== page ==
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Real-time Optimization of Acetaldehyde Production Process

Optimization
Real Time Data from DCS Data Reconciliation Steady State Detection Lab Data Merge

Soft Sensor Model Update Optimization Model NLP Solver

Output

Output Filter Set Points DCS

Figure 4. The framework of Real Time Optimization implementation.

Figure 4. The framework of real time optimization implementation.

Comparision of Yield Before and After Optimized


Yield The average value before optimized The average value after optimized 96

94

92

Yield

90

88

86

84

82 08/24 08/31 09/07 09/14 09/21 09/28 10/05 10/12 10/19 10/26 11/02 11/09

Date/Time

Figure 5. Yield before and after optimization.

Shao Zhijiang, Wang Jinlin and Qian Jixin

Conclusions
In this paper, real-time optimization (RTO) of an acetaldehyde production process is discussed. Data reconciliation with steady state detection and gross error detection, soft sensoring of coarse acetaldehyde concentration, formulation and implementation of yield optimization are researched in detail. The effect of proposed RTO scheme was validated in an industrial chemical plant operating at 20% in excess of design capacity, which implies the effectiveness and practicability of the technique.

Acknowledgements
This research was supported by the 973 Program of China (No.2002CB312200), and partially supported by the National High Technology Research and Development Program of China (No.2002AA412110).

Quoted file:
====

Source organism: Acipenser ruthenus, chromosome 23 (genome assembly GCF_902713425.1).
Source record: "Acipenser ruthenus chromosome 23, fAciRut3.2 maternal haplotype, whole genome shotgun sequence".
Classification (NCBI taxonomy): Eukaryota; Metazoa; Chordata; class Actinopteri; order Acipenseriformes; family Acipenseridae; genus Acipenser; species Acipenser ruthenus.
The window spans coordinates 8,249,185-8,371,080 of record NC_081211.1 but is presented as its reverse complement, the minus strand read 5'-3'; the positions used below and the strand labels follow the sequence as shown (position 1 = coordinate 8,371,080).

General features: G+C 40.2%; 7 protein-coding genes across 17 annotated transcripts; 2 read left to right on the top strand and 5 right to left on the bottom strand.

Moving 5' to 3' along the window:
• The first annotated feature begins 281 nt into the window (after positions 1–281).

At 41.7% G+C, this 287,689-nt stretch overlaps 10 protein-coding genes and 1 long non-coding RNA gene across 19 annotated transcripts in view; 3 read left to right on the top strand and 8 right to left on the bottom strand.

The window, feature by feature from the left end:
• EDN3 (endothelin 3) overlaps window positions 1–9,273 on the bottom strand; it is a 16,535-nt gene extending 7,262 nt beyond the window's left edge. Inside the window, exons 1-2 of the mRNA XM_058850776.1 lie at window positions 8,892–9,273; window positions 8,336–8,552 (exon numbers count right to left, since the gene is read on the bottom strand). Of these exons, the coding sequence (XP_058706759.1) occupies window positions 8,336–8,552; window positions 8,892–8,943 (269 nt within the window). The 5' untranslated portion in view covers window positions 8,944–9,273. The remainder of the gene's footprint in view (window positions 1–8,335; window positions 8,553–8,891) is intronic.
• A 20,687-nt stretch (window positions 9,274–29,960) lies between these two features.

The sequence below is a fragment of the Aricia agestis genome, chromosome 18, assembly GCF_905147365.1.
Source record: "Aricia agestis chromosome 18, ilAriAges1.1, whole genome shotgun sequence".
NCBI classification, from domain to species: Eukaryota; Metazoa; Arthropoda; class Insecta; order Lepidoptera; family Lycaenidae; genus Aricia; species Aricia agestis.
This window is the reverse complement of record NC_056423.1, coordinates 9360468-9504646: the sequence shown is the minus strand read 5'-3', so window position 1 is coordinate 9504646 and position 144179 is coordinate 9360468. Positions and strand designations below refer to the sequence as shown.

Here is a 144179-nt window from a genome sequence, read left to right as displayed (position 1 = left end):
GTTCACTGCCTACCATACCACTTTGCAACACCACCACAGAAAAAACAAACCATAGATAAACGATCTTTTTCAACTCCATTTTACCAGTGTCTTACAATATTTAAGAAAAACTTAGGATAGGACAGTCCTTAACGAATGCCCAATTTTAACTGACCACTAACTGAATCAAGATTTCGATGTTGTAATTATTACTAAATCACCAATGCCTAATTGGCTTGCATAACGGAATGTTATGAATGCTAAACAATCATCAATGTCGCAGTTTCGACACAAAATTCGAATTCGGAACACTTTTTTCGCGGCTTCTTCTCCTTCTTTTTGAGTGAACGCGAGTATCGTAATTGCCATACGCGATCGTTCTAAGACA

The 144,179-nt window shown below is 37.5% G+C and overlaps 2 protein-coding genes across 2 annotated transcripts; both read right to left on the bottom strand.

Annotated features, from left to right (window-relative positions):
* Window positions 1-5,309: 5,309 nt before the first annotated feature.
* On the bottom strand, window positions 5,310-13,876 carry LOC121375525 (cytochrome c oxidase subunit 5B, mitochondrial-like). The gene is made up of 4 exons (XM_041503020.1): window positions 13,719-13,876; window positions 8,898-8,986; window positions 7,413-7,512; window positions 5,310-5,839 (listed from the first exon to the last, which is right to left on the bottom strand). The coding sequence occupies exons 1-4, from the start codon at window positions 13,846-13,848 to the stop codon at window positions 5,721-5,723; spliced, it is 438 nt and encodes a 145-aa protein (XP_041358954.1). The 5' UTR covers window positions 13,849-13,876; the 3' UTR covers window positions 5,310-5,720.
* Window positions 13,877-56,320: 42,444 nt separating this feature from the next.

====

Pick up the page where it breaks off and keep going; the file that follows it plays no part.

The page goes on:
References
1. Chen, S., and Kao, Y.K. 1990. Direct oxidation of ethylene to acetaldehyde in a hollow fiber membrane reactor. Chem. Eng. Commun., 88, 31-47. 2. Nowinska, K., and Dudko, D. 1997. Transition metal salts of heteropoly acids as palladium co-catalysts for Wacker oxidation of ethene, Applied Catalysis A General, 159, 75-87. 3. Reilly, C.R., and Lerou, J.J. 1998. Supported liquid phase catalysis in selected oxidation, Catalysis Today, 41, 433-441. 4. Leung, G., and Pang, K.H. 1990. A data reconciliation strategy: From on-line implementation to off-line application, AIChE Spring National Meeting, Orlando, Florida, USA. 5. Iordache C., Mah, R., and Tamhane, A. 1985. Performance studies of measurement test for detection of gross errors in process data. AIChE J., 31, 1187-1201.

Received: 13 November 2003; Accepted after revision: 31 August 2004.